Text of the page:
Lake Como War History
The best preserved fort of the World War I. Forte Montecchio Nord was built in just a few months between 1912 and 1914 near to the beginning of the First World War. It is one of the greatest fortified structures on which the defence system complex of the “Northern Frontier towards Switzerland” pivots. It was thought up and built by the Kingdom of Italy as protection against a possible armed attack originating from Germany or Austria-Hungary via Switzerland
The system concentrates its structures in correspondence with the most important access routes to the Padana Plain: the Great St. Bernard Pass, the Simplon Pass, the Gotthard Pass, the Splugen Pass, the Maloja Pass, the Bernina Pass, the Stelvio Pass and the Tonale-Aprica route, all of which already had main roads and railway lines in place at the beginning of the 20th century.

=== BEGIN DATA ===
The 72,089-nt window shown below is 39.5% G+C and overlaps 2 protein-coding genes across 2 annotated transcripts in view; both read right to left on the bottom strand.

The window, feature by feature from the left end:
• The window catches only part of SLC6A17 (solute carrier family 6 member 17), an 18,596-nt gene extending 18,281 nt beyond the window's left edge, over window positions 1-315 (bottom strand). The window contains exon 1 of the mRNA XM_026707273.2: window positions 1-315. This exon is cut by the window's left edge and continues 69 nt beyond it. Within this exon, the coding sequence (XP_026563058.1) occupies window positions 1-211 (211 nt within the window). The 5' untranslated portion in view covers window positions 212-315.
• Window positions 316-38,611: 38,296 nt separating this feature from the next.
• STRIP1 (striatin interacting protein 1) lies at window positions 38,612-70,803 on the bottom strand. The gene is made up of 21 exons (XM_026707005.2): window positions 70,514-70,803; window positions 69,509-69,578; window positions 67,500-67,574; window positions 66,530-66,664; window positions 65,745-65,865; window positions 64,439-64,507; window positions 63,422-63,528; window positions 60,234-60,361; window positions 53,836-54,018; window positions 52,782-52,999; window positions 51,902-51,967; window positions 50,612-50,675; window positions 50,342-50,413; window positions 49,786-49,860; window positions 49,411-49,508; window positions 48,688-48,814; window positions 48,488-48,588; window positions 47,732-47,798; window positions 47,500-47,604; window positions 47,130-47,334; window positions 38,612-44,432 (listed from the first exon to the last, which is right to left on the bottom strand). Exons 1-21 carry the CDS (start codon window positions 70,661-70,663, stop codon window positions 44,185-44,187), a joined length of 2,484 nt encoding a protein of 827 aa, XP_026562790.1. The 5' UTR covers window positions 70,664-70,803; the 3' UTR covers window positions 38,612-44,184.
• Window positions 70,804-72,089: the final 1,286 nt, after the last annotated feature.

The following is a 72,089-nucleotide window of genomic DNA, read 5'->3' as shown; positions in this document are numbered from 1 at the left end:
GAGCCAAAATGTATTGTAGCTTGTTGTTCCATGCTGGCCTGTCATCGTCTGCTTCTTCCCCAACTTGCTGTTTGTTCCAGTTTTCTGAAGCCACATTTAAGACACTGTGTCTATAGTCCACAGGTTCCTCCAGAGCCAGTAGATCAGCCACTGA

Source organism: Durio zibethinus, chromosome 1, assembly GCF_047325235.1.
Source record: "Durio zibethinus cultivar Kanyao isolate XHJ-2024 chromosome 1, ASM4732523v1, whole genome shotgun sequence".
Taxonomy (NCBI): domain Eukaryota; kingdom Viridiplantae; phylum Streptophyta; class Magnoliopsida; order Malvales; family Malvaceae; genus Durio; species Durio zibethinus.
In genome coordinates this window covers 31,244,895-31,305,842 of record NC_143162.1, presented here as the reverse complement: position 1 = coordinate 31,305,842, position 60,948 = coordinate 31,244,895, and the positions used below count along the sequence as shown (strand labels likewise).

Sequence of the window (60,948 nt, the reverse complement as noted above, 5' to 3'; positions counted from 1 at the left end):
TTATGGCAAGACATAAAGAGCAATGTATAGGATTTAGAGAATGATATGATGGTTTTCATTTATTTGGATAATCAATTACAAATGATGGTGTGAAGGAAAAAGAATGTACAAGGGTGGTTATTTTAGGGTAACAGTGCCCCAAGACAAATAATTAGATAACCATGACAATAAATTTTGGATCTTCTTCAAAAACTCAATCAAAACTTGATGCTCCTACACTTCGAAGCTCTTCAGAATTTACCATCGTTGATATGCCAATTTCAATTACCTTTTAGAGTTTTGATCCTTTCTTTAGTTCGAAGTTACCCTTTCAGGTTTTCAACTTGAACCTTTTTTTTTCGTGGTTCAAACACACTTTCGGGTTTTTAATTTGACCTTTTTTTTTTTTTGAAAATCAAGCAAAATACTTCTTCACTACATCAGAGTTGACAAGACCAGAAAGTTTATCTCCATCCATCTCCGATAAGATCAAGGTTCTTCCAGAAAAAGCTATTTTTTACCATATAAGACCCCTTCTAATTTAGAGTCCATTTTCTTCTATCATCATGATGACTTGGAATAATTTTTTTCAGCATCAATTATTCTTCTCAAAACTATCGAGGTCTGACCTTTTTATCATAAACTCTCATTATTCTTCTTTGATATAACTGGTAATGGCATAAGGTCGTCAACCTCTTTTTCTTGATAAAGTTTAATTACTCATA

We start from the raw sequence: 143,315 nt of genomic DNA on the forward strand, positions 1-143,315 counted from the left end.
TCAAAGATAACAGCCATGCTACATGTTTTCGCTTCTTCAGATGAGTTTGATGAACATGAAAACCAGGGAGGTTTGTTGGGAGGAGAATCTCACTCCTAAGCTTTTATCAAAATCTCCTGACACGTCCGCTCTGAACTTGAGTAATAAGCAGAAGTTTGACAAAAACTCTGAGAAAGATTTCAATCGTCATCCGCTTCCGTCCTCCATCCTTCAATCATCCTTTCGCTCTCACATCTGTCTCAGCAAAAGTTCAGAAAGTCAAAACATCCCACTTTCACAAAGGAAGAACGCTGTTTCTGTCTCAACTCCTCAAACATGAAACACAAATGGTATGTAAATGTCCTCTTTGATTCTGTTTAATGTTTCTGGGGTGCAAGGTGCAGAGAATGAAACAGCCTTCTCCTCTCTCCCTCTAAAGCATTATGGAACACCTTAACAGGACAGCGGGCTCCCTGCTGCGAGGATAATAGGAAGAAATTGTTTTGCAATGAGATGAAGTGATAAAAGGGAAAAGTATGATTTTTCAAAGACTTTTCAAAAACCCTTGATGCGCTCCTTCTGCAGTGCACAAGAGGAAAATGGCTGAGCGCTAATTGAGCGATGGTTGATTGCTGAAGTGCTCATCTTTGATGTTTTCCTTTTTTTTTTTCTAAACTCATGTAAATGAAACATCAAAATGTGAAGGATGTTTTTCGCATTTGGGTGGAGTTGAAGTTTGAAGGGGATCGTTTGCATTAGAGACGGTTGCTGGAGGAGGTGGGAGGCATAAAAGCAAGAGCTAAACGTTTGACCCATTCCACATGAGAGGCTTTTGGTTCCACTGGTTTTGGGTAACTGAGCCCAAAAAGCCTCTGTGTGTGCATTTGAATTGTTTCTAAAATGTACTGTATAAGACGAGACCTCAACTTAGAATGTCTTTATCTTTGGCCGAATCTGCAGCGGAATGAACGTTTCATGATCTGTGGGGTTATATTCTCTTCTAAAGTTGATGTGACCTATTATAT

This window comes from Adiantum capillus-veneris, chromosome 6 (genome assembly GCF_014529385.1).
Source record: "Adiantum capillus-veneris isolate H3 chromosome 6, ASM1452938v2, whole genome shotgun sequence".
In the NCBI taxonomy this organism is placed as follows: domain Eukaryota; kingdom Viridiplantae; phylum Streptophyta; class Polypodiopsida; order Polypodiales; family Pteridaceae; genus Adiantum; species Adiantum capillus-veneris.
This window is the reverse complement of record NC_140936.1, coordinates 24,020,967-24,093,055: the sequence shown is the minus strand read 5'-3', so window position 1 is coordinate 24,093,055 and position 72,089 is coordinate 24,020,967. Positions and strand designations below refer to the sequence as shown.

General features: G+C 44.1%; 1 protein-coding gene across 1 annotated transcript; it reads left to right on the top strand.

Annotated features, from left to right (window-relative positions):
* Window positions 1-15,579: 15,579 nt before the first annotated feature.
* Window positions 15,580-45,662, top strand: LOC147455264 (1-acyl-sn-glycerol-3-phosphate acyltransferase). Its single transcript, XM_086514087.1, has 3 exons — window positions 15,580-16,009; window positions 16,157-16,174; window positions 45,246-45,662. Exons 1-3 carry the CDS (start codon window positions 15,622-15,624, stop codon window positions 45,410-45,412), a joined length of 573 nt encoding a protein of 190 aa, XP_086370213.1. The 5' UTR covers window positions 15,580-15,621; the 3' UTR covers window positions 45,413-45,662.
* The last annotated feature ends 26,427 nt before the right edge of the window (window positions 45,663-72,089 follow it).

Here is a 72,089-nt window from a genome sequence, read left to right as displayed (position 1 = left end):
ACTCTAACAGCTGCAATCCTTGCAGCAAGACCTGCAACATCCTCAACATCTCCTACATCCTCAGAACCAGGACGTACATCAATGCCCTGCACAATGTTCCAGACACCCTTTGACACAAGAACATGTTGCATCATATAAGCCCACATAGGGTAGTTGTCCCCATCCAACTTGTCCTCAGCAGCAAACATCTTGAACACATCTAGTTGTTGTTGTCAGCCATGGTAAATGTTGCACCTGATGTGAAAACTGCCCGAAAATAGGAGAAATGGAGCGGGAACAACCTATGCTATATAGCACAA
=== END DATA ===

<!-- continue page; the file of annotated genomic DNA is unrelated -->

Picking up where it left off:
The fort was one of the strongholds in a complex barrier system which extended up to Monte Legnone, though it remained inactive throughout the World War. During the World War II the fort also never entered a major action: the only gunshots were fired after the fort was occupied by the partisans, at a German column that marched along the opposite bank of the lake. The fort was later used as a weapons depot and eventually transferred to the state property.
Attractions in fort are four French 149 mm guns, with a range of 14 km, each rotating inside a cast-iron dome. The fort is divided into two parts: the lower area contains housing and powder magazines and the upper part contains guns. The two areas are linked by a curved gallery.
This is a great place to visit for the historians and those with young children who want to take add some education to their holiday!